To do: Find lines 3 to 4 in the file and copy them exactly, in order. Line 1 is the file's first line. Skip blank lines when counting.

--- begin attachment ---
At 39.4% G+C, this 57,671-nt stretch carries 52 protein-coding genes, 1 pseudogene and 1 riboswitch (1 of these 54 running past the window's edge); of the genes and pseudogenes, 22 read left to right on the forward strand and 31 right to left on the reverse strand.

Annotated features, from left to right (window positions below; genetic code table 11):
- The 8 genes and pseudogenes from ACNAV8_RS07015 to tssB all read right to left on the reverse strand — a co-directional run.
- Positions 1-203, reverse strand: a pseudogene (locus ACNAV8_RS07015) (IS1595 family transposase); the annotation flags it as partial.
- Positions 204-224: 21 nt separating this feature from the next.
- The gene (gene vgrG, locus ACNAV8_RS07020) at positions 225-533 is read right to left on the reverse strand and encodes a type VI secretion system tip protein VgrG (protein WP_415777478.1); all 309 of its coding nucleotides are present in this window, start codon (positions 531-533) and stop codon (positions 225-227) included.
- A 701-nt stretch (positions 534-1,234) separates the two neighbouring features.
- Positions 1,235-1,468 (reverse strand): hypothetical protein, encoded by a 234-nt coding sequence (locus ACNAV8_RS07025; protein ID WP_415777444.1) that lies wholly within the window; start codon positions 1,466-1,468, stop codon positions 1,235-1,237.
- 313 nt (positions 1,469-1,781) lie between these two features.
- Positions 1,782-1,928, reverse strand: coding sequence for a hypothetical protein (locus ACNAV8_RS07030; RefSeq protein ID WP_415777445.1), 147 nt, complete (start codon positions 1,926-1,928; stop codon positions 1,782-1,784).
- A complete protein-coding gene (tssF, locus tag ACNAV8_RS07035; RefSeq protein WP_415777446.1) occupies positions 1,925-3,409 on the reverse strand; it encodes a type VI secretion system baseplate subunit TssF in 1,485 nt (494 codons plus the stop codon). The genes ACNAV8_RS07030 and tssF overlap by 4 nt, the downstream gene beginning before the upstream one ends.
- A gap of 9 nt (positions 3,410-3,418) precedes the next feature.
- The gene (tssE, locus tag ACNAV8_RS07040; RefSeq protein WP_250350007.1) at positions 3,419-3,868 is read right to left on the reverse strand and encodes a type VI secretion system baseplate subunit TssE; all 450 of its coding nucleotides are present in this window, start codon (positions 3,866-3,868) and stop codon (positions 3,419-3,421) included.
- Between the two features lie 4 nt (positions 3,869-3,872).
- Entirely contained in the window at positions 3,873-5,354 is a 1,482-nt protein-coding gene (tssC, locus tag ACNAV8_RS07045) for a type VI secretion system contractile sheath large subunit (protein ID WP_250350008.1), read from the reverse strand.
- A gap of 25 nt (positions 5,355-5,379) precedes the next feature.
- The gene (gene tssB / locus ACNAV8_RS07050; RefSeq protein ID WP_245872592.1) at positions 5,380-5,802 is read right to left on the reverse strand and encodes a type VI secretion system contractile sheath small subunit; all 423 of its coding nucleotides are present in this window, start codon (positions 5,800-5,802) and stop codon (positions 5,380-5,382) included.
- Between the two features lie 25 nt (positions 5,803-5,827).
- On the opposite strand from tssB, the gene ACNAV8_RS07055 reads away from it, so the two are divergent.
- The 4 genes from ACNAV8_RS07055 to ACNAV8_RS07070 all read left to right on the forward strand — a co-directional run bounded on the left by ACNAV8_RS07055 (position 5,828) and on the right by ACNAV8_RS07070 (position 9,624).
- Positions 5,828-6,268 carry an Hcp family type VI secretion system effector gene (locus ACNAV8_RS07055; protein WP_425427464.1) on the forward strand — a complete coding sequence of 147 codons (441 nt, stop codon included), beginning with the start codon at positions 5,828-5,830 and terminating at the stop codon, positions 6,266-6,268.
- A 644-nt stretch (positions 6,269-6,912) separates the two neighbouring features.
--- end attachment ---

- The 8 genes and pseudogenes from ACNAV8_RS07015 to tssB all read right to left on the reverse strand — a co-directional run.
- Positions 1-203, reverse strand: a pseudogene (locus ACNAV8_RS07015) (IS1595 family transposase); the annotation flags it as partial.